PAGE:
W3C home > Mailing lists > Public > public-indie-ui@w3.org > April 2014

Re: Testing of Events specification

From: James Craig <jcraig@apple.com>
Date: Thu, 24 Apr 2014 00:54:48 -0700
Cc: Indie UI <public-indie-ui@w3.org>
Message-id: <28894436-4500-4C3E-993F-74E1CFEAFD67@apple.com>
To: Jason White <jason@jasonjgw.net>
On Apr 23, 2014, at 11:11 PM, Jason White <jason@jasonjgw.net> wrote:

> James Craig <jcraig@apple.com> wrote:
>> We'll need both, but we can do extensive automated testing of browser
>> internals with synthesized events, and then do a limited set of manual
>> platform-specific tests. This should be much less mind-numbing than the
>> extensive manual testing we had to do for ARIA 1.0.
> That's fine. It also raises an interesting point: what should be the
> conformance requirement for user agents that implement IndieUI events? Must
> they map them to implementation-defined device-specific events suitable to the
> hardware/operating system context, or is it sufficient that they allow
> assistive technologies to invoke them, or should there be no requirement at
> all?
> For applications beyond accessibility, I would like UAs to provide their own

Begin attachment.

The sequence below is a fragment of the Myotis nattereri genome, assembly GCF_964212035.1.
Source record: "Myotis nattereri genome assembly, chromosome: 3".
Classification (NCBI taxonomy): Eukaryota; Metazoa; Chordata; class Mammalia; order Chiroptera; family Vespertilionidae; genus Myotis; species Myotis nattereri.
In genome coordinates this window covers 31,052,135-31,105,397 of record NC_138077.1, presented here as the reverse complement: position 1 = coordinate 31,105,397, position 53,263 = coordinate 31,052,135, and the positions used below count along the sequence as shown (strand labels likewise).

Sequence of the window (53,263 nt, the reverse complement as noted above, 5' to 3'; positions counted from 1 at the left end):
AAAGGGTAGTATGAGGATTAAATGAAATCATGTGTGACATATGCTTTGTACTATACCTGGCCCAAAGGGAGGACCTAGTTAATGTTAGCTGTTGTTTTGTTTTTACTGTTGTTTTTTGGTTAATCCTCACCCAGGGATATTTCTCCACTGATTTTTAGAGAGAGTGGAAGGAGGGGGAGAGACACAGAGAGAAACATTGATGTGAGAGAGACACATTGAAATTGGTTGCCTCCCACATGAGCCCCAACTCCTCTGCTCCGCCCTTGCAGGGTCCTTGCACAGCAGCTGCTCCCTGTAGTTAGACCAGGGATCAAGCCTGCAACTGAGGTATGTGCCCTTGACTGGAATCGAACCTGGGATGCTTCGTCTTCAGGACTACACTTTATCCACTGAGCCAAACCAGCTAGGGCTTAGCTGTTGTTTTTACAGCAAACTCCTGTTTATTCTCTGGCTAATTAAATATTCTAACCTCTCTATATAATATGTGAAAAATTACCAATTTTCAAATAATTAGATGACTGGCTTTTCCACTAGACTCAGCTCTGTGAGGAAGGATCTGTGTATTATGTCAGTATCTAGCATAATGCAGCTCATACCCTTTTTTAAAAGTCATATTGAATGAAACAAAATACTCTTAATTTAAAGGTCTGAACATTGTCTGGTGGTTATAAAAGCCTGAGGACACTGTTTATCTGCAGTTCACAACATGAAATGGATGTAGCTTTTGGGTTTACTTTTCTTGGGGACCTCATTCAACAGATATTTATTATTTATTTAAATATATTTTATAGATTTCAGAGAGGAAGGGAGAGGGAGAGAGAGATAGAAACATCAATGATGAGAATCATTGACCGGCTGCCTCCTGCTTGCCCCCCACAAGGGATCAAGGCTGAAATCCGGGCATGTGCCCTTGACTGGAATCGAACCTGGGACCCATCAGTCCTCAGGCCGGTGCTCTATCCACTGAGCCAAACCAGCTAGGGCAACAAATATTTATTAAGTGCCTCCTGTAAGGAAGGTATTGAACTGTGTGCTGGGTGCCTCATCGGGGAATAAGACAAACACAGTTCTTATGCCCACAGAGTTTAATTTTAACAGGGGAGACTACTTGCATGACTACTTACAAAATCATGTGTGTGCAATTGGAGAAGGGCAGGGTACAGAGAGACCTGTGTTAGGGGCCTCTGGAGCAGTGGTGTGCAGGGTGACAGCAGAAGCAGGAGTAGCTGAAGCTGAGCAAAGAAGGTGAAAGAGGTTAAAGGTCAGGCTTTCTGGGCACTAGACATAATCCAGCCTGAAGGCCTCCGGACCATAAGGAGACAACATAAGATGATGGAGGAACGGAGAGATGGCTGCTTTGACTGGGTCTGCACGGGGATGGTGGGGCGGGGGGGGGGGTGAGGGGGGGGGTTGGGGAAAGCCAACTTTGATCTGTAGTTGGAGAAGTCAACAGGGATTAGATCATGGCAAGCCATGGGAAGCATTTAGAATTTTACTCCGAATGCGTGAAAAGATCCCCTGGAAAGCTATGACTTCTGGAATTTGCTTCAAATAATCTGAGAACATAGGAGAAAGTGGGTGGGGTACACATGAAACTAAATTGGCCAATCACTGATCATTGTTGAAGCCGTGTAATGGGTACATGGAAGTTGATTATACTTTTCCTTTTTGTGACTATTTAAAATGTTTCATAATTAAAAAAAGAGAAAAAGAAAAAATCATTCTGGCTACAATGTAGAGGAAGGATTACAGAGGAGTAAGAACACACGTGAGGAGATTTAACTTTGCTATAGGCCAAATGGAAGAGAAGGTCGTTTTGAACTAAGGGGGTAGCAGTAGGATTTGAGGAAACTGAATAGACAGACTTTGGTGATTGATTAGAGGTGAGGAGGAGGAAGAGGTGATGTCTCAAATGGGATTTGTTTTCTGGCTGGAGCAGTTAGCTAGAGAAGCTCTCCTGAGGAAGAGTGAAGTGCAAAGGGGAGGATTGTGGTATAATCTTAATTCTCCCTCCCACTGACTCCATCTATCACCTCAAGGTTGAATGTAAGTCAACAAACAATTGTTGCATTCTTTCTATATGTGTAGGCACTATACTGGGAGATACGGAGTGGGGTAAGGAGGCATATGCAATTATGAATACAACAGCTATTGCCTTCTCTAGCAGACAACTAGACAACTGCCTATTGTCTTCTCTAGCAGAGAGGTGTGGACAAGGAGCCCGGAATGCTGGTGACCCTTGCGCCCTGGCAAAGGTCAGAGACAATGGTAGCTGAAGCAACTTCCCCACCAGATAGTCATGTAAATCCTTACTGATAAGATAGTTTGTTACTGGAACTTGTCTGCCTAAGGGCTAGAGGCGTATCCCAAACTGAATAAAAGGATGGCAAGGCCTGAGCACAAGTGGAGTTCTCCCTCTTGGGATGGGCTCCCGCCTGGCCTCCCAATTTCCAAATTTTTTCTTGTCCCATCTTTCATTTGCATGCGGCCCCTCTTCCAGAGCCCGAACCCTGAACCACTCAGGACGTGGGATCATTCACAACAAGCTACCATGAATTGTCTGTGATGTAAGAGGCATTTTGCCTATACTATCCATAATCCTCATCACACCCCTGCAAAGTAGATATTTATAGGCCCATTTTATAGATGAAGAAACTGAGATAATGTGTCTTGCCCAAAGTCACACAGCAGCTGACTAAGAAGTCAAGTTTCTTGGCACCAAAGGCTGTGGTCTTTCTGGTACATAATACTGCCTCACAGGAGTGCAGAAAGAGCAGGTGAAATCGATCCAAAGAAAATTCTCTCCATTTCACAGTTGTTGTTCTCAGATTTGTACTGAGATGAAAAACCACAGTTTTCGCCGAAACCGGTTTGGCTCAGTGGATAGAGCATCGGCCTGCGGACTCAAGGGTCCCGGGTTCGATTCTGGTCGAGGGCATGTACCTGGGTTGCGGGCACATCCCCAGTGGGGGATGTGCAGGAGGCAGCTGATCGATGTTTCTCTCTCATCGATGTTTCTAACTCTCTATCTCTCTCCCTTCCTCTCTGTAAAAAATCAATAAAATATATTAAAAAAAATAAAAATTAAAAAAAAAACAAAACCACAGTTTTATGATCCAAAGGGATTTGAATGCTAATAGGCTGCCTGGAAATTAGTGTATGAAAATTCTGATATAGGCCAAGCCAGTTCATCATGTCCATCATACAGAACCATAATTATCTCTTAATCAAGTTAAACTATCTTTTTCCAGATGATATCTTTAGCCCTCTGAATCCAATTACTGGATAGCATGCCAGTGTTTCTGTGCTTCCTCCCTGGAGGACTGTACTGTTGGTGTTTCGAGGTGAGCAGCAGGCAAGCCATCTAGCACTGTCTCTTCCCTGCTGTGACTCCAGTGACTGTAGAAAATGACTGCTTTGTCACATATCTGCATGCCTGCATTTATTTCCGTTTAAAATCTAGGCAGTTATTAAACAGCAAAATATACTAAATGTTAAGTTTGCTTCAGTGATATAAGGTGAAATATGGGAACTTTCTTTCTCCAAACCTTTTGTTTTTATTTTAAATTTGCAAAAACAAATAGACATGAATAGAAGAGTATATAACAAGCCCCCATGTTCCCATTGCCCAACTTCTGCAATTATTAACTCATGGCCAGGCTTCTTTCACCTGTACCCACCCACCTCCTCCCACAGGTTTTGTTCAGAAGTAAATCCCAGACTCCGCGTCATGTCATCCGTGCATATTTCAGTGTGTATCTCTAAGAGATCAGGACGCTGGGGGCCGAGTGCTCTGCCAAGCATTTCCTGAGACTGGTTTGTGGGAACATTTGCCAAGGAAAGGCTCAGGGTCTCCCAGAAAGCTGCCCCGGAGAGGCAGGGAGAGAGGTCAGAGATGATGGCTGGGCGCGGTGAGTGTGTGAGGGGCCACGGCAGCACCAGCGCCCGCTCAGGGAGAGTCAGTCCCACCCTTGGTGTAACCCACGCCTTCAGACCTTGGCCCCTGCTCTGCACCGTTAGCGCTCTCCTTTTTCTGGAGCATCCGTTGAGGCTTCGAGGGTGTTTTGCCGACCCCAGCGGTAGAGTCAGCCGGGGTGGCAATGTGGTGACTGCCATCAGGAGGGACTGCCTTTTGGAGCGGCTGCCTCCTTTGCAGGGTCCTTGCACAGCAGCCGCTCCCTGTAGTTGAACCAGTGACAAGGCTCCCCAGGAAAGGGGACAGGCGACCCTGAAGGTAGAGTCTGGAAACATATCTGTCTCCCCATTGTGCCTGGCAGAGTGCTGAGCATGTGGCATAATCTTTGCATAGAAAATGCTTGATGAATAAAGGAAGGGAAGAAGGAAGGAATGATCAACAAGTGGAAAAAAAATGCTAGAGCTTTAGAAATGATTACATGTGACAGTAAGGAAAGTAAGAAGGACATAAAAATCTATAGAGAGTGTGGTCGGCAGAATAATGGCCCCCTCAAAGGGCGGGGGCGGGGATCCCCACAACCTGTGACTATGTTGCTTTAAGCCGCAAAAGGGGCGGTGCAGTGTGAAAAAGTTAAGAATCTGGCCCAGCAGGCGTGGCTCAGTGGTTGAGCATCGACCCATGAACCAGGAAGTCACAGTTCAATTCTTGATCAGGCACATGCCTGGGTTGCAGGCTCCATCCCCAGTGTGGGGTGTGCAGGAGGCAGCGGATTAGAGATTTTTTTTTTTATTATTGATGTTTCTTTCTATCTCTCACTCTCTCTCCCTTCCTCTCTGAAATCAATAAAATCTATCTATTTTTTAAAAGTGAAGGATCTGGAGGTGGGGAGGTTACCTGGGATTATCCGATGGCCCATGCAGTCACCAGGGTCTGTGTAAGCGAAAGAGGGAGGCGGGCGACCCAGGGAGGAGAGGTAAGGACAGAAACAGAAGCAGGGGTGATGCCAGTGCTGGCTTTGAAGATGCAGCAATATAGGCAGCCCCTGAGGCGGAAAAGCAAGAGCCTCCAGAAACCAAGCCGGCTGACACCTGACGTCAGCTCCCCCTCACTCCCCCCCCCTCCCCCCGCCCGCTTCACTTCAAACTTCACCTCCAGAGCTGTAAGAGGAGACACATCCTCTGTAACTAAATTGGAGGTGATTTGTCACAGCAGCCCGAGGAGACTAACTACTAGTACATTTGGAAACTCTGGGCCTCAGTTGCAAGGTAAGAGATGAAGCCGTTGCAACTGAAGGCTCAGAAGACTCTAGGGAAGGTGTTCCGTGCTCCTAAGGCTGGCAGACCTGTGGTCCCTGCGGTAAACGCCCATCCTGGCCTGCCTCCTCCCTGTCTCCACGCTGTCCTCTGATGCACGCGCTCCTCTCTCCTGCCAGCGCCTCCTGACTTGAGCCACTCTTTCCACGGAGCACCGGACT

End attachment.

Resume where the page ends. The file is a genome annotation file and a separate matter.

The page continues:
> input handling for IndieUI abstract events, but I wouldn't insist on this as a
> conformance requirement. Allowing for AT to invoke them should be enough.

That is covered to some degree in the Document Scope section, quoted below.

1.3 Document Scope

This section is non-normative.

Decisions regarding which specific physical user interactions (keyboard combinations, gestures, speech, etc.) trigger IndieUI events are explicitly listed as out-of-scope in the Working Group charter. User interface interaction patterns should be designed and defined by each operating system, rather than defined as part of any technical specification.

However, this document lists informative examples of certain keyboard and mouse events that may trigger each IndieUI event. They are listed here purely to aid in clarifying the reader's conceptual understanding of each event, as well as illustrating certain UI differences between platforms. These informative examples are primarily limited to keyboard and mouse events, because those physical modalities have been common in software interaction for decades, and their use is familiar to most readers.

For example, it may be common for the ESC key to trigger a "dismissrequest" event to close a dialog on most systems, but the specification does not require the user agent to use any particular physical event. It is an implementation detail, and left for the developers of each platform or assistive technology to determine whether esc or some other interaction is the most appropriate way to trigger the "dismissrequest" event. As long as there is a documented way for end users to initiate each event, the user agent will be considered a conforming implementation.
Received on Thursday, 24 April 2014 07:55:25 UTC

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